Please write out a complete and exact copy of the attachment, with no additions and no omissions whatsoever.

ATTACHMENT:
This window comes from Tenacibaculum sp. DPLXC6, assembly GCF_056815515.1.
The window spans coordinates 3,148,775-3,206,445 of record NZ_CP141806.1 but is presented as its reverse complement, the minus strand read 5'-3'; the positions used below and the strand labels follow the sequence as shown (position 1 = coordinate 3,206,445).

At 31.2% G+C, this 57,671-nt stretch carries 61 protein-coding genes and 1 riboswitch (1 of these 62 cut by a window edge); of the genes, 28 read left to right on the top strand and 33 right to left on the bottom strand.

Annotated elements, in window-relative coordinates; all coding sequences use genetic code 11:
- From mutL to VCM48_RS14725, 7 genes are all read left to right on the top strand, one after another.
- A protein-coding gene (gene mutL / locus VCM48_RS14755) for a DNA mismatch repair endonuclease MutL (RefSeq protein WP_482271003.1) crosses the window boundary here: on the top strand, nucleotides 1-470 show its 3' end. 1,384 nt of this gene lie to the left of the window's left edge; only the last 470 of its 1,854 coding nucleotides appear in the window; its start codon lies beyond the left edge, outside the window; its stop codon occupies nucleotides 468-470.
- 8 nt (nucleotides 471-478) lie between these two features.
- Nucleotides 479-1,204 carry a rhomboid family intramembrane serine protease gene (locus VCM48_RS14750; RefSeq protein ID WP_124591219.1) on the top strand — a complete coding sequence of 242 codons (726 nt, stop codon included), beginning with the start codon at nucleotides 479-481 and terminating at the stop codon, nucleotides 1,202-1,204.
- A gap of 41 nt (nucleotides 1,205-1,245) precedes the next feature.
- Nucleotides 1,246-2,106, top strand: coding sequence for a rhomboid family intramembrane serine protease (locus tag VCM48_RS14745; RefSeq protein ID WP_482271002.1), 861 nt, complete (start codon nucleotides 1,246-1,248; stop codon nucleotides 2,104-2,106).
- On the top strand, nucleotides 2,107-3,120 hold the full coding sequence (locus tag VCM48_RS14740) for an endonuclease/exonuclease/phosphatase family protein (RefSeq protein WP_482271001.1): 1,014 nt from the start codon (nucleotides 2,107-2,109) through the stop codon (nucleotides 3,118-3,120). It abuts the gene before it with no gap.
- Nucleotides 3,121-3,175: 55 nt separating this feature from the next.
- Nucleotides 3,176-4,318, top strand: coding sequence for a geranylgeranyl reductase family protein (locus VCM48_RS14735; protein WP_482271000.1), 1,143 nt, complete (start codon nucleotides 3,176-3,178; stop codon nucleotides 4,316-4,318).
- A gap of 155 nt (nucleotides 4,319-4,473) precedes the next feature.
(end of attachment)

This window comes from Tenacibaculum sp. DPLXC6, assembly GCF_056815515.1.
The window spans coordinates 3,148,775-3,206,445 of record NZ_CP141806.1 but is presented as its reverse complement, the minus strand read 5'-3'; the positions used below and the strand labels follow the sequence as shown (position 1 = coordinate 3,206,445).

At 31.2% G+C, this 57,671-nt stretch carries 61 protein-coding genes and 1 riboswitch (1 of these 62 cut by a window edge); of the genes, 28 read left to right on the top strand and 33 right to left on the bottom strand.

Annotated elements, in window-relative coordinates; all coding sequences use genetic code 11:
- From mutL to VCM48_RS14725, 7 genes are all read left to right on the top strand, one after another.
- A protein-coding gene (gene mutL / locus VCM48_RS14755) for a DNA mismatch repair endonuclease MutL (RefSeq protein WP_482271003.1) crosses the window boundary here: on the top strand, nucleotides 1-470 show its 3' end. 1,384 nt of this gene lie to the left of the window's left edge; only the last 470 of its 1,854 coding nucleotides appear in the window; its start codon lies beyond the left edge, outside the window; its stop codon occupies nucleotides 468-470.
- 8 nt (nucleotides 471-478) lie between these two features.
- Nucleotides 479-1,204 carry a rhomboid family intramembrane serine protease gene (locus VCM48_RS14750; RefSeq protein ID WP_124591219.1) on the top strand — a complete coding sequence of 242 codons (726 nt, stop codon included), beginning with the start codon at nucleotides 479-481 and terminating at the stop codon, nucleotides 1,202-1,204.
- A gap of 41 nt (nucleotides 1,205-1,245) precedes the next feature.
- Nucleotides 1,246-2,106, top strand: coding sequence for a rhomboid family intramembrane serine protease (locus tag VCM48_RS14745; RefSeq protein ID WP_482271002.1), 861 nt, complete (start codon nucleotides 1,246-1,248; stop codon nucleotides 2,104-2,106).
- On the top strand, nucleotides 2,107-3,120 hold the full coding sequence (locus tag VCM48_RS14740) for an endonuclease/exonuclease/phosphatase family protein (RefSeq protein WP_482271001.1): 1,014 nt from the start codon (nucleotides 2,107-2,109) through the stop codon (nucleotides 3,118-3,120). It abuts the gene before it with no gap.
- Nucleotides 3,121-3,175: 55 nt separating this feature from the next.
- Nucleotides 3,176-4,318, top strand: coding sequence for a geranylgeranyl reductase family protein (locus VCM48_RS14735; protein WP_482271000.1), 1,143 nt, complete (start codon nucleotides 3,176-3,178; stop codon nucleotides 4,316-4,318).
- A gap of 155 nt (nucleotides 4,319-4,473) precedes the next feature.